Later, Power appeared and opened with the story of hip-hop through the eyes of people across various points in hip-hop history. He portrayed the roles of an old man, a man who sings like a preacher, the MC of old school and the defender of new school hip-hop. The concept was about passing down the story of hip-hop before it was destroyed by its oppressors. Using his alluring voice and complex, dexterous movements, he accomplished his vision.
The night continued with the mind-jarring power of the poets that slammed the audience with intense political messages about the hypocrisy of America, racism, the need for peace, love and brotherhood along with hilarious rhymes about women, make-up and condoms. There was also some ingenious poetry and amazing beats supplied by the cadre of performers. Words cannot express the last two hours, for the variety of emotions was mind-bending.
The entire festival broke down the stereotypical ethnic barriers. People of all races joined under the passion of one amazing art form, sending positive messages and talking about life honestly, clearly. The fact that one festival could bring so many together is not only a stunning feat, but it speaks of the accomplishment of this fresh, thriving art form that will undoubtedly catch America by surprise. It is only a matter of time.

Day Three

Some say it started in 1978 in the South Bronx with Afrika Bambaataa and Zulu Nation. It may be argued that it started long before that, in the 1960s with the Civil Rights Movement. What is it, pray tell? Hip-hop.
On the third day of the festival, in Humanities 1500, Danny Hoch, a globally acclaimed actor, writer and solo performer, led a discussion on the real meaning of the genre; where it is, where it may be going and how it can be made better?
Perhaps hip-hop really did start back in the 60s, with the Black Panthers and the Brown Berets. The Black Aesthetic found its birthplace there--hip-hop must have been a part of that as well.
According to The Source magazine, hip-hop is made up of four elements: The Graffiti artist, the DJ, the Dancer (Breaking, Popping, Locking, Up-Rocking) and the MC (or the Rapper). The rapper is the youngest of the four elements.
Graffiti was first used between 1966 and 1971 by political activists to make statements and by the street gangs to mark territory. According to Hoch, young people from the poor, marginalized neighborhoods owned nothing. Graffiti came about because of that lack of ownership. When their name was on something, they could say "hey that's my train, or building or wall."


“The New York public school system presented inferior education to its kids. I know, I went through that system," Hoch said.
However, it was the poor school system that believed its students to be inferior.
Break dancing found its roots in Caupurera, Kung Fu (which were extremely popular at the time) and Cuban Rumba. The sanitation was bad in the poor neighborhoods, and trash was not being picked up by the city.
"You would see cardboard boxes everywhere," Hoch said. "So the breakers would put the cardboard on the ground and as if in a metaphor in it of itself they would defy the ground, gravity even by spinning on the ground."
To better understand hip-hop, Hoch had the audience define the word "theater;" they came up with "a form of storytelling in the form of an artistic expression." From there, the audience began brainstorming and defined hip-hop as performance, storytelling, poetry, spirituality and education. They essentially made it intrinsically theater.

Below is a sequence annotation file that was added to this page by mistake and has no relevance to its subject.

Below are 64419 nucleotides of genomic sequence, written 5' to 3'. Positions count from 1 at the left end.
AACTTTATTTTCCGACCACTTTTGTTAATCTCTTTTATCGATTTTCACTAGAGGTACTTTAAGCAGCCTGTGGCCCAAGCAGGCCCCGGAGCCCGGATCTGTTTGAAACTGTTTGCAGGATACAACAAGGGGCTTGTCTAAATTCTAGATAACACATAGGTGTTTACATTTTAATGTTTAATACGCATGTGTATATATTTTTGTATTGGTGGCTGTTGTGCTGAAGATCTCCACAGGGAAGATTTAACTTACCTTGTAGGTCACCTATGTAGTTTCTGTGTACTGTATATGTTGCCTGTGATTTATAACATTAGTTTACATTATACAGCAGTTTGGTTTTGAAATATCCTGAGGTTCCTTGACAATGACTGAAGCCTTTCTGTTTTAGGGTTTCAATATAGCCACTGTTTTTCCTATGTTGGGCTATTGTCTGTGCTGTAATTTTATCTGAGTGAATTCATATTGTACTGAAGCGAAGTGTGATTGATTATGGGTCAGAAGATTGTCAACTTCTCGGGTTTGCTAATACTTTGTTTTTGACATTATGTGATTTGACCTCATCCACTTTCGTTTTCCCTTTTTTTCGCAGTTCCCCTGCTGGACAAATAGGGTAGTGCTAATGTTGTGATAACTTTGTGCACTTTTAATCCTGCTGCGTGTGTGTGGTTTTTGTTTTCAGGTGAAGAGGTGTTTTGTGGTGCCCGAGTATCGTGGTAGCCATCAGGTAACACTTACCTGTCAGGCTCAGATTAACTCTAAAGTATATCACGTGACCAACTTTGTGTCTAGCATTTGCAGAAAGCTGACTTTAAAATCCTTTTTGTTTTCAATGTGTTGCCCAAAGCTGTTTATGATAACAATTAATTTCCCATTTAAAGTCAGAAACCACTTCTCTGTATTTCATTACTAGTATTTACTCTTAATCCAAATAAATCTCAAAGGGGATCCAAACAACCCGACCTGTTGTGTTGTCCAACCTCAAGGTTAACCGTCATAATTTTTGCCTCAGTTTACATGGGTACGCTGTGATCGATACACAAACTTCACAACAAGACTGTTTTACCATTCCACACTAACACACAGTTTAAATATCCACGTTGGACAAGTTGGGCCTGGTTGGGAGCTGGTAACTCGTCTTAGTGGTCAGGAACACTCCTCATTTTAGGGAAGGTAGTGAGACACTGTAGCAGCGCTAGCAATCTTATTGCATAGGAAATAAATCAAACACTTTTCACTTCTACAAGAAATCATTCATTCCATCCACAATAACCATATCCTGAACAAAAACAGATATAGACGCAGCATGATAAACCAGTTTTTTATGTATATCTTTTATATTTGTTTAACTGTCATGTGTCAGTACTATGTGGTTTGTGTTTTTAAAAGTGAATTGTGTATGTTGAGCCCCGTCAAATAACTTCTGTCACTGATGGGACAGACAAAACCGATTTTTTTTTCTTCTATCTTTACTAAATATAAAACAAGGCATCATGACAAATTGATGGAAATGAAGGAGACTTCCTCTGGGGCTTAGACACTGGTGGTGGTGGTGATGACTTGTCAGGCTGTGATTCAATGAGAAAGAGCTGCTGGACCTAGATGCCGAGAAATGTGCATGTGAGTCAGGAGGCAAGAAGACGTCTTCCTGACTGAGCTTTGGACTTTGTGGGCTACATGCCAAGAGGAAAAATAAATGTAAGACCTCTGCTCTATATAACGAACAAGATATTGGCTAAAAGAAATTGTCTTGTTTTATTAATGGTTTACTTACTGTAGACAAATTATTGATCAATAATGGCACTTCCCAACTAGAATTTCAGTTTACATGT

"Hip-hop will never make as much money as movies and other art forms, but if we keep looking at hip-hop through the lens of rap music, (hip-hop) will surely be doomed," Hoch said.
Will Power gave everyone a chance to experience hip-hop. Taking the audience outside, he had them do a series of exercises. As the crowd stood in a circle, they each took turns throwing a ball of energy around, changing the shape and size as they threw the imaginary object.
They progressed to adding sound and noise, later becoming objects themselves. Some of the characters were everything from angry, impatient cars to crying babies. They took those characters and expressed themselves, speaking in the same cadence as the noise that their character made; this included honking cars, crying babies and giggling school girls.
The event came to an end with an activity led by Christian "Archer" Lucero, a graffiti artist. Taking the audience outside of the Humanities building, Lucero let everyone witness the often-misunderstood art form. As photographers and video cameras surrounded the artist, younger kids from surrounding high schools asked him questions about how he got started and where he got the inspiration for his magnificent pieces.
"I've been drawing since kindergarten," Lucero said. "The other kids would line up and ask me to draw something and I would do it. I like (my art) to have a little meaning. I get my inspiration from the people."
The event didn't end with a discussion panel as previously planned, but Rickerby Hinds, visiting assistant professor and the organizer of the event, led a short feedback session.
The event attracted not only UCR's student body, but high school students as well. Everyone seemed to find a new understanding of hip-hop as an art form. Time restraints prevented many discussions from being fully developed, but the event gave many people the opportunity to start thinking of the musical style in new ways.
This event was sponsored by The Center for Ideas and Society through a grant from the Ford Foundation.